He looks to be a very intelligent football player who sniffs out screens, shows great diagnostic abilities, and solid gap discipline.  Combine that with a knack for getting around, or through, blockers and you have a Mike backer that just always seems to be in the right place at the right time on running plays.

Minter is a very good run defender and would instantly make things tough on opposing running backs looking to stay between the tackles.  He is an excellent tackler, perhaps the best in this Draft class, and is going to add a lot of consistency in the middle to the team that drafts him.  The ability to crush a ball carrier, however, might be his best attribute when it comes to defending the pass.

I don’t mean to say that Minter is a completely inept pass defender (he isn’t), but my game plan as a coach certainly wouldn’t revolve around matching him up against a guy like Vernon Davis or Rob Gronkowski.  In fact, my game plan would try to make sure that happened as little as possible.

He’s a big man that plays big, but he is also of moderate speed and it shows in coverage.  He is a plodder that can look awkward trying to shadow a running back or provide zone coverage of a slot receiver   He is, in a lot of ways, a lot like what we saw out of Jasper Brinkley during the 2012 season as far as coverage goes.  He is going to struggle sticking with just about any various type of route runner, but will occasionally be able to deliver a jarring hit after the catch.

Minter is already a grade “A” run stopper, and could continue to develop his pass defending via some good coaching, and is a capable blitzer.  He possesses the physical skills to be a middle linebacker in the 4-3 scheme and makes enough big plays to make him very intriguing.

I do think that he is best suited for the 4-3 and that scouts will recognize this.  This might limit the number of teams that place him higher up on their draft boards.  The NFL Advisory committee reportedly gave him a third round grade when he was deciding whether or not to stay at LSU for another year.  Many draftniks have him grading out as a late first round talent, however.

I worry greatly that the Vikings will burn one of their first round picks on a two down linebacker, and I worry that Minter will be a two down linebacker throughout his NFL career.  Thus, I can’t say that I would be real supportive of them taking him at 23 or 25.  However, he has a skill set that is attractive enough, and if they can trade back a bit, or if he is somehow still on the board in the second round when they are on the clock, then I think he could represent a solid addition to the middle of the Vikings defense.

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A lot of good looking blockbusters are poised to release this summer, but I just tripped across this trailer (thanks to some great Twitter followers) and I thought I’d pass it along for all of you to enjoy.

 

Hell, I’m already looking forward to the sequel!

Leading up to the visit, and eventual signing, of wide receiver Greg Jennings there were reports that the Packers were making an effort to keep him and there were varying reports regarding just where Jennings’ market measured up.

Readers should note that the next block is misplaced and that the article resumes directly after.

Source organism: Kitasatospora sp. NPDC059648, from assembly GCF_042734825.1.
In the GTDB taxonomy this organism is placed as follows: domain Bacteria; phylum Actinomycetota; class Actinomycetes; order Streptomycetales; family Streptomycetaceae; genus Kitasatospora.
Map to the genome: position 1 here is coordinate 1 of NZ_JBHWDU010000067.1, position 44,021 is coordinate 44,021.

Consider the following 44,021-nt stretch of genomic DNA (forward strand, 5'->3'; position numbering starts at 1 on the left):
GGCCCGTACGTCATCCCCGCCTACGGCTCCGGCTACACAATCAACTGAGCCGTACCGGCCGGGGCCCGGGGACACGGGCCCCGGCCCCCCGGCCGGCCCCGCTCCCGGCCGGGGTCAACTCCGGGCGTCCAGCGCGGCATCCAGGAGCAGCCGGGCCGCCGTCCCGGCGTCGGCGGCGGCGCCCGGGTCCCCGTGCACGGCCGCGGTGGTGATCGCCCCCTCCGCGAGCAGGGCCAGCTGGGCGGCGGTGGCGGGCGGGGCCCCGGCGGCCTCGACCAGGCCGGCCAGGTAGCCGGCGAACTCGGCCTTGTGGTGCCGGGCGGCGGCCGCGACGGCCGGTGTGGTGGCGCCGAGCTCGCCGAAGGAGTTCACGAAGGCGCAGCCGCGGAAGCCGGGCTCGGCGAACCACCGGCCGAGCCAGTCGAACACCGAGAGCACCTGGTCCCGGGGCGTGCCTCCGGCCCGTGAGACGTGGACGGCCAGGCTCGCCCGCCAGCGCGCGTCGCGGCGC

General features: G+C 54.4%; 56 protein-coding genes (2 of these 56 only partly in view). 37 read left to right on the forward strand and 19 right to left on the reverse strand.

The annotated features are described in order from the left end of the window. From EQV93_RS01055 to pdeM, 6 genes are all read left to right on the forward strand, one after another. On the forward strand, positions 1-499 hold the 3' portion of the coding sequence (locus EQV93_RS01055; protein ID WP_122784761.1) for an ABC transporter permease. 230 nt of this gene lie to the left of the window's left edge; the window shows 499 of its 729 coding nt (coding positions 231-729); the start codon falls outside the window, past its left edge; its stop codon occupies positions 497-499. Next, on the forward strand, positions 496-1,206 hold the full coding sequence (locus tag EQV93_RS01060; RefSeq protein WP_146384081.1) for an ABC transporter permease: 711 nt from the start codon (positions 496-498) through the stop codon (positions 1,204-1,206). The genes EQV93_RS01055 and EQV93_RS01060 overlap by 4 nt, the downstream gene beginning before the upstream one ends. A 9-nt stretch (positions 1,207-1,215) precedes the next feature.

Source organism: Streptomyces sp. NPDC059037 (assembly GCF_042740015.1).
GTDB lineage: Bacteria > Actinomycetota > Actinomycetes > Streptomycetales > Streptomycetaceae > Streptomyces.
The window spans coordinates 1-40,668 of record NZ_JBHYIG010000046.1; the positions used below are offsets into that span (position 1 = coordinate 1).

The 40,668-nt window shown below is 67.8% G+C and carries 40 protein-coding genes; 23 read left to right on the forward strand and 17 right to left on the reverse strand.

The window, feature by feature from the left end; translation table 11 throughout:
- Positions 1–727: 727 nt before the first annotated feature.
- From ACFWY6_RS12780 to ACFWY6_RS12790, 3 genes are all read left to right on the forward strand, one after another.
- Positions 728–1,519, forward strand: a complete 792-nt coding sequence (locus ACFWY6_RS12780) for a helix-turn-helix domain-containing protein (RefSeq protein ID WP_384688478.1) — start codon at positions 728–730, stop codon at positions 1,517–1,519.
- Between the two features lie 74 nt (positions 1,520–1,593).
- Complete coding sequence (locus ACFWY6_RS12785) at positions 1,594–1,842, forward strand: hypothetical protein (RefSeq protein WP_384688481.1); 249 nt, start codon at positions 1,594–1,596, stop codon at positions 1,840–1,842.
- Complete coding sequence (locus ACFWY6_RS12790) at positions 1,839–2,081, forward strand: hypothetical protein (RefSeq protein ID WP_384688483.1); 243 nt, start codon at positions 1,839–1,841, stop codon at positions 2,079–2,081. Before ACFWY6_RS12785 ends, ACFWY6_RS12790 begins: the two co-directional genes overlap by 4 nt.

We already have discussed that Jennings signed a five year deal with the Vikings worth an average of about $9 million per year.

Now, Bob McGinn of the Milwaukee-Wisconsin Journal Sentinel brings us details about just how things ended with the Packers, and also points out that the Vikings and Packers weren’t the only team interested in Jennings.

According to McGinn, Jennings turned down an extension offer from the Packers that averaged $11 million per year, because he was seeking something more in the neighborhood of $15 million.  A concussion during training camp was followed by an abdominal injury that required surgery, and his perceived value obviously took a hit after those injuries prevented him from having a normal Jennings-type season on the field.

After all, Jennings had flat out missed half of the last 22 Packers games, and questions about his long term viability were being raised for the first time in his career.

Despite the injuries and a stacked depth chart, however, the Packers showed significant interest in retaining the 29 year old wide out.  According to McGinn’s sources, Jennings had an offer from the Packers that averaged about $8 million per year.  This was significantly less than what they offered him last year, and way less than the $15 million average he was originally seeking, so Jennings sat tight during the opening days of free agency to see if anyone stepped up.

With the deep-pocketed Miami Dolphins shelling out a bunch of money to Mike Wallace, and Seattle trading for Percy Harvin, the possible landing destinations for Jennings started to narrow.  The New England Patriots did make an offer to Jennings, which averaged about $6 million per year, but those talks didn’t go very far, writes McGinn.

The Vikings, as Jennings puts it, “stepped up to the plate” with their contract offer following a wooing period in the Twin Cities.

It appears pretty obvious that the Vikings paid more than anyone else was willing to, but clearly less than the market thought Jennings was worth last year.  The hope is that Jennings is able to return to his 2010 form and avoid future injuries so that the contract looks less like a desperation move, and more like a bargain.